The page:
Josué Virgili arrived to France in 1922. He was apprenticed in Monte Carlo as a mason, specialized in marble. After having finished his apprenticeship he moved to the suburbs of Paris to work. He would begin creating his cement objects only when he retired. At that time he would decide to transform his house and his garden, convinced that he had to create the perfect world in the image of God. Dolls, weather vanes, suns, pedestal tables-sculptures, doves, all these were his favorite themes. He added to the cement small pieces of mirrors, china, marble, photos, creating thus big colored mosaics on the surface of these objects. He also wrote in Italian texts-collages, mixing poems and personal thoughts, to which he added photos cut out from magazines. He considered himself gladly as a messenger of God, whose mission was spreading love and fraternal union. After his death, part of his artistic production was either destroyed or broken up.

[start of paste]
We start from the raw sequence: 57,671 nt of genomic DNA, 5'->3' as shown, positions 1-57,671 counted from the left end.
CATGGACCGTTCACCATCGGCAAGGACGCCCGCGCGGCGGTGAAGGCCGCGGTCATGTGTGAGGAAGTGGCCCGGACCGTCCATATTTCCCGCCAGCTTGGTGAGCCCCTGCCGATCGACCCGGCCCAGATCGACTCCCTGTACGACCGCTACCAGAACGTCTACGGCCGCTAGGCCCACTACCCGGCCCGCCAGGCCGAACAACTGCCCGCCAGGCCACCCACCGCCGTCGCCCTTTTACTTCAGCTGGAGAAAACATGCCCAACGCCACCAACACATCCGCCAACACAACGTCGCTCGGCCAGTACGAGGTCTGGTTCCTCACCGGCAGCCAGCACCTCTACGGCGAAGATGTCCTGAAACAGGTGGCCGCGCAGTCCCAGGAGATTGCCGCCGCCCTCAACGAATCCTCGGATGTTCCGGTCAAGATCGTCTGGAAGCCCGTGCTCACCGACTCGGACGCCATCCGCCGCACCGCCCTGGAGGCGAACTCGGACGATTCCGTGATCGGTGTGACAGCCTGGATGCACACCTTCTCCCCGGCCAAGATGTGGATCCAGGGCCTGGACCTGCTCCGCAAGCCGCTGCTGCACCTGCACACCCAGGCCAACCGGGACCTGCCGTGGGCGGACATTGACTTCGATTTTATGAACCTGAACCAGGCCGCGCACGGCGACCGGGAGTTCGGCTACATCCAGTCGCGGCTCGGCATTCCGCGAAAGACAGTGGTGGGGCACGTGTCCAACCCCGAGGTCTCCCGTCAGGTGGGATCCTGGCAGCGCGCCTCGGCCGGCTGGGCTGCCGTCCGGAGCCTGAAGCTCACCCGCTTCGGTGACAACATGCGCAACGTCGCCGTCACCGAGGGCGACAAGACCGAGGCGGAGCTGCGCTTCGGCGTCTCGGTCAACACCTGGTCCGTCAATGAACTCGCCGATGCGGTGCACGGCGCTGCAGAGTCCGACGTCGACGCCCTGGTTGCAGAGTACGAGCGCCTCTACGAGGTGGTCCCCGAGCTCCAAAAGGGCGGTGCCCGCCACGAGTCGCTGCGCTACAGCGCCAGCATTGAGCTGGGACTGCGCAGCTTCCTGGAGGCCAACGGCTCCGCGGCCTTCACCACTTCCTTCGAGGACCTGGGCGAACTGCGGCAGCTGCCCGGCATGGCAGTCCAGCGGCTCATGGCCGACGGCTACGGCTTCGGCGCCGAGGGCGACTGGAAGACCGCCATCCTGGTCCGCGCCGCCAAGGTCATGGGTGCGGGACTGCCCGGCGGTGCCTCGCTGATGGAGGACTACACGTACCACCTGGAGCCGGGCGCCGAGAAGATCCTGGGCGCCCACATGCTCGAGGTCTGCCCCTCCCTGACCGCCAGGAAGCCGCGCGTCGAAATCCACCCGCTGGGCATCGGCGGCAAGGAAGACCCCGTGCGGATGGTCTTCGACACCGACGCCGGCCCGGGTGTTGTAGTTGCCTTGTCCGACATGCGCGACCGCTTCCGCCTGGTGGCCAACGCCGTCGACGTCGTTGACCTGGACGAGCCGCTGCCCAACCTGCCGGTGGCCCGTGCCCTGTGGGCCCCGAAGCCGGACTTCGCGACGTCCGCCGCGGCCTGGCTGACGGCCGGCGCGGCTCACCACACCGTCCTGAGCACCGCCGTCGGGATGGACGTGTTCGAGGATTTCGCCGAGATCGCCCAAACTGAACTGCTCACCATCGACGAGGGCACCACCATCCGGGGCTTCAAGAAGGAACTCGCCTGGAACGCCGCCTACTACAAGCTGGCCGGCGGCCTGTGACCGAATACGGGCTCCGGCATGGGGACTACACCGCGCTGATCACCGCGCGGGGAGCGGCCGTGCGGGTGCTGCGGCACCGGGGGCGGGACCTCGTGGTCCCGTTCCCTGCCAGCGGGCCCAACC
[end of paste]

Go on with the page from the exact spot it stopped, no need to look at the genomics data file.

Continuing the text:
SEE ALSO :
Art Brut. Collection de l’Aracine. Villeneuve d’Ascq : Musée d’Art Moderne, 1997.